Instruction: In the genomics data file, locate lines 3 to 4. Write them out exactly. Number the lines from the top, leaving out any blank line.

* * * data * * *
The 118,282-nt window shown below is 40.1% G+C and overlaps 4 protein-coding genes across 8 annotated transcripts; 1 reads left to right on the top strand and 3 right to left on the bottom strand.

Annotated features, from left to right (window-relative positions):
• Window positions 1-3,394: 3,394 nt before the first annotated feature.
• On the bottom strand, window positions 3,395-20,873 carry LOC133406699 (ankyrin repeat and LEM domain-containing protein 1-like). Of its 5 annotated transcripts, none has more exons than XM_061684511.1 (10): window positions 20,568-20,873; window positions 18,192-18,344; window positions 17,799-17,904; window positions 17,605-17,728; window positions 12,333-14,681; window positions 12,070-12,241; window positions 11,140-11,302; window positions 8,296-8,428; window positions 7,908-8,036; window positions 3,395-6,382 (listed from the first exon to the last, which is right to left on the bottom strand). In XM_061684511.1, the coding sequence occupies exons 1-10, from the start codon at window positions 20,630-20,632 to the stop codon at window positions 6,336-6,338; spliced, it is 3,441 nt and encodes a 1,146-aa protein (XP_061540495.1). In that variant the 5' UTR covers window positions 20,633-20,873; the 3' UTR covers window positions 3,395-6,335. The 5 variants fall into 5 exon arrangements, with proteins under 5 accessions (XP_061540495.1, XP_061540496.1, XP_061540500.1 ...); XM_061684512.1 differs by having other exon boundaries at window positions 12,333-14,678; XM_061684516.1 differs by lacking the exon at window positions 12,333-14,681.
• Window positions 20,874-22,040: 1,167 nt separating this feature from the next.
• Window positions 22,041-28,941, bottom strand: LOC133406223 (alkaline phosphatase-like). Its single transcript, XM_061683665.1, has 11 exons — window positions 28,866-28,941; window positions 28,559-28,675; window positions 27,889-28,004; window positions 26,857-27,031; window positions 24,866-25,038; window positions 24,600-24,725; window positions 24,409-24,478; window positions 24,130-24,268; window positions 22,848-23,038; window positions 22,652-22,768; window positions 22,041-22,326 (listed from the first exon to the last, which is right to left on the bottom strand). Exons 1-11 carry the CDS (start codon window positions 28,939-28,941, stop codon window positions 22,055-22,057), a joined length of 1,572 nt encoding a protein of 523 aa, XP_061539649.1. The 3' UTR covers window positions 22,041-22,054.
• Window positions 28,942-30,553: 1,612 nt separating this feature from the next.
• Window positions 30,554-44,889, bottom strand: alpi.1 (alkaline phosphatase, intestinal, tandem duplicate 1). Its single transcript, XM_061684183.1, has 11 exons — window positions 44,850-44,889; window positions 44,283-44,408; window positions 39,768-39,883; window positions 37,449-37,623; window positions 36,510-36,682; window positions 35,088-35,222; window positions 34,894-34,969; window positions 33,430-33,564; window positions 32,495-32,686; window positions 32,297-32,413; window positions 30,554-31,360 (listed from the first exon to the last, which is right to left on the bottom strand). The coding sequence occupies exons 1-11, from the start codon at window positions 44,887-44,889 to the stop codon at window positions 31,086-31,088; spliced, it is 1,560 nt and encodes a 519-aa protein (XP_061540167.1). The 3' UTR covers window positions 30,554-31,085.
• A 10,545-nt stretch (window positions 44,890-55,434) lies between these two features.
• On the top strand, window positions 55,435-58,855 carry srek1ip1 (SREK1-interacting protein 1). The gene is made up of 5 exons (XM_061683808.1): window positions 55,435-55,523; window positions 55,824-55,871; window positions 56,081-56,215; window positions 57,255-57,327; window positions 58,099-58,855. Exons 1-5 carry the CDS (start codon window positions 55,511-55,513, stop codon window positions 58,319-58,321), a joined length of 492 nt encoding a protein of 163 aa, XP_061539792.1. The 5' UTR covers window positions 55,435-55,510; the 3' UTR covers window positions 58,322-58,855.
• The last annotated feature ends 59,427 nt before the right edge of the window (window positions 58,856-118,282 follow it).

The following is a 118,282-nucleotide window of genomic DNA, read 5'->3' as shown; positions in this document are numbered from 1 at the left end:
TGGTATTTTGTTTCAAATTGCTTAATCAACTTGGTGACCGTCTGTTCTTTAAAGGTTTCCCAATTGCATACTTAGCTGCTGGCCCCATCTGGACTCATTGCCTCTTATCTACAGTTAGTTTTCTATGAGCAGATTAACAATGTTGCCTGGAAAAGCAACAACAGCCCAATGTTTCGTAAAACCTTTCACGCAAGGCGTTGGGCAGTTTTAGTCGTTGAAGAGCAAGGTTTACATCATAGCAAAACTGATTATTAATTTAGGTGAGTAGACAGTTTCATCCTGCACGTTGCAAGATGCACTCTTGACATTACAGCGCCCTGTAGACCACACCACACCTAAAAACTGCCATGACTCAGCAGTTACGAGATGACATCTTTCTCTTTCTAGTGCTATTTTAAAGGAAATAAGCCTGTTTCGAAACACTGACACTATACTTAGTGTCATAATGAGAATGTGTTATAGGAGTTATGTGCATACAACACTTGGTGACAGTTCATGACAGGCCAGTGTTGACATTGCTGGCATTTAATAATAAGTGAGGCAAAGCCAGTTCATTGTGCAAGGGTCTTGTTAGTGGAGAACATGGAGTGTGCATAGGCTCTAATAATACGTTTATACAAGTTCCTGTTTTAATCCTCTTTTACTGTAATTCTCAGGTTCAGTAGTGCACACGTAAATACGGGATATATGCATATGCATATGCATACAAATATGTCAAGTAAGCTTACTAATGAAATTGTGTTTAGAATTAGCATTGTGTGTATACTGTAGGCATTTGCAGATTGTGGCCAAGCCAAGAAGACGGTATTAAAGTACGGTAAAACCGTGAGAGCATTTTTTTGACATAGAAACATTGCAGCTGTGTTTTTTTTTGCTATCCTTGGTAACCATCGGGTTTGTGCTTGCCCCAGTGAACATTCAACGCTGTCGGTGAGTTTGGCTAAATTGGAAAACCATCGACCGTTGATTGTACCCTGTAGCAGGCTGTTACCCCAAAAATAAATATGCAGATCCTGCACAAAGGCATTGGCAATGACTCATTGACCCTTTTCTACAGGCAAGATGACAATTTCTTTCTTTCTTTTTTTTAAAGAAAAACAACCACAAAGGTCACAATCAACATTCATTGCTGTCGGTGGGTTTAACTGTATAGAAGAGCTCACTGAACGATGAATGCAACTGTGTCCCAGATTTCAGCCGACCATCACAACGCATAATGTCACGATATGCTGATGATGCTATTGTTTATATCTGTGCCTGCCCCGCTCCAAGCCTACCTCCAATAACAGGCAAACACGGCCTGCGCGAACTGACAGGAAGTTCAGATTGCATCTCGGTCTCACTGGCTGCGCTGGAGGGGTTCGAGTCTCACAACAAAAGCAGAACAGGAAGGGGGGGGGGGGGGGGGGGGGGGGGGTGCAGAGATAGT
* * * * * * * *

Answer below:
• Window positions 1-3,394: 3,394 nt before the first annotated feature.
• On the bottom strand, window positions 3,395-20,873 carry LOC133406699 (ankyrin repeat and LEM domain-containing protein 1-like). Of its 5 annotated transcripts, none has more exons than XM_061684511.1 (10): window positions 20,568-20,873; window positions 18,192-18,344; window positions 17,799-17,904; window positions 17,605-17,728; window positions 12,333-14,681; window positions 12,070-12,241; window positions 11,140-11,302; window positions 8,296-8,428; window positions 7,908-8,036; window positions 3,395-6,382 (listed from the first exon to the last, which is right to left on the bottom strand). In XM_061684511.1, the coding sequence occupies exons 1-10, from the start codon at window positions 20,630-20,632 to the stop codon at window positions 6,336-6,338; spliced, it is 3,441 nt and encodes a 1,146-aa protein (XP_061540495.1). In that variant the 5' UTR covers window positions 20,633-20,873; the 3' UTR covers window positions 3,395-6,335. The 5 variants fall into 5 exon arrangements, with proteins under 5 accessions (XP_061540495.1, XP_061540496.1, XP_061540500.1 ...); XM_061684512.1 differs by having other exon boundaries at window positions 12,333-14,678; XM_061684516.1 differs by lacking the exon at window positions 12,333-14,681.